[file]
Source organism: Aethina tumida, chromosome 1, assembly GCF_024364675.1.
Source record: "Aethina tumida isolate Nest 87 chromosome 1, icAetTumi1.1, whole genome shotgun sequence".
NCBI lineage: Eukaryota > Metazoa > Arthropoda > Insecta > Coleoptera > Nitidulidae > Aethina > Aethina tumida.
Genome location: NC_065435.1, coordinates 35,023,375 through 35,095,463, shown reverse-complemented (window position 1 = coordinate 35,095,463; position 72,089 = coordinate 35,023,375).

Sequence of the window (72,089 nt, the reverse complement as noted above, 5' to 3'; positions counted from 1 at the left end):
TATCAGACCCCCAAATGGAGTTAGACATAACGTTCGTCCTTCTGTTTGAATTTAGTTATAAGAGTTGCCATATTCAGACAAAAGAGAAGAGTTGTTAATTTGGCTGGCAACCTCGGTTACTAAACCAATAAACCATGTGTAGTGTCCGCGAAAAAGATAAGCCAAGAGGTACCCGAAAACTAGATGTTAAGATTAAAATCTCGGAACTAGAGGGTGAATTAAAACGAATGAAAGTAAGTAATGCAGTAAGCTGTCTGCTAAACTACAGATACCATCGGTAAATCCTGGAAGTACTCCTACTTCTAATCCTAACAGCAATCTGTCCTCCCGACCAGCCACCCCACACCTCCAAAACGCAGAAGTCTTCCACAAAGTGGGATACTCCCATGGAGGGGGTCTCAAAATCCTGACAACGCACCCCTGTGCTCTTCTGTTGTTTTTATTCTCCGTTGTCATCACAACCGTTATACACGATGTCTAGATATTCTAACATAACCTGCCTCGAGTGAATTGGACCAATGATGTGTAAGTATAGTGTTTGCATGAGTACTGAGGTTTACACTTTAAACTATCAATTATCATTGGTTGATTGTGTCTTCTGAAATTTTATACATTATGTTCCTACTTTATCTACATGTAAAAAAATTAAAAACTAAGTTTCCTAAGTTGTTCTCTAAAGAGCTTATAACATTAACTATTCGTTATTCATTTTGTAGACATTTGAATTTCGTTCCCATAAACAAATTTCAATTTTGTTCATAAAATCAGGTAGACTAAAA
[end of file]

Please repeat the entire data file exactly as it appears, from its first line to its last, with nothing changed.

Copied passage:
Source organism: Aethina tumida, chromosome 1, assembly GCF_024364675.1.
Source record: "Aethina tumida isolate Nest 87 chromosome 1, icAetTumi1.1, whole genome shotgun sequence".
NCBI lineage: Eukaryota > Metazoa > Arthropoda > Insecta > Coleoptera > Nitidulidae > Aethina > Aethina tumida.
Genome location: NC_065435.1, coordinates 35,023,375 through 35,095,463, shown reverse-complemented (window position 1 = coordinate 35,095,463; position 72,089 = coordinate 35,023,375).

Sequence of the window (72,089 nt, the reverse complement as noted above, 5' to 3'; positions counted from 1 at the left end):
TATCAGACCCCCAAATGGAGTTAGACATAACGTTCGTCCTTCTGTTTGAATTTAGTTATAAGAGTTGCCATATTCAGACAAAAGAGAAGAGTTGTTAATTTGGCTGGCAACCTCGGTTACTAAACCAATAAACCATGTGTAGTGTCCGCGAAAAAGATAAGCCAAGAGGTACCCGAAAACTAGATGTTAAGATTAAAATCTCGGAACTAGAGGGTGAATTAAAACGAATGAAAGTAAGTAATGCAGTAAGCTGTCTGCTAAACTACAGATACCATCGGTAAATCCTGGAAGTACTCCTACTTCTAATCCTAACAGCAATCTGTCCTCCCGACCAGCCACCCCACACCTCCAAAACGCAGAAGTCTTCCACAAAGTGGGATACTCCCATGGAGGGGGTCTCAAAATCCTGACAACGCACCCCTGTGCTCTTCTGTTGTTTTTATTCTCCGTTGTCATCACAACCGTTATACACGATGTCTAGATATTCTAACATAACCTGCCTCGAGTGAATTGGACCAATGATGTGTAAGTATAGTGTTTGCATGAGTACTGAGGTTTACACTTTAAACTATCAATTATCATTGGTTGATTGTGTCTTCTGAAATTTTATACATTATGTTCCTACTTTATCTACATGTAAAAAAATTAAAAACTAAGTTTCCTAAGTTGTTCTCTAAAGAGCTTATAACATTAACTATTCGTTATTCATTTTGTAGACATTTGAATTTCGTTCCCATAAACAAATTTCAATTTTGTTCATAAAATCAGGTAGACTAAAA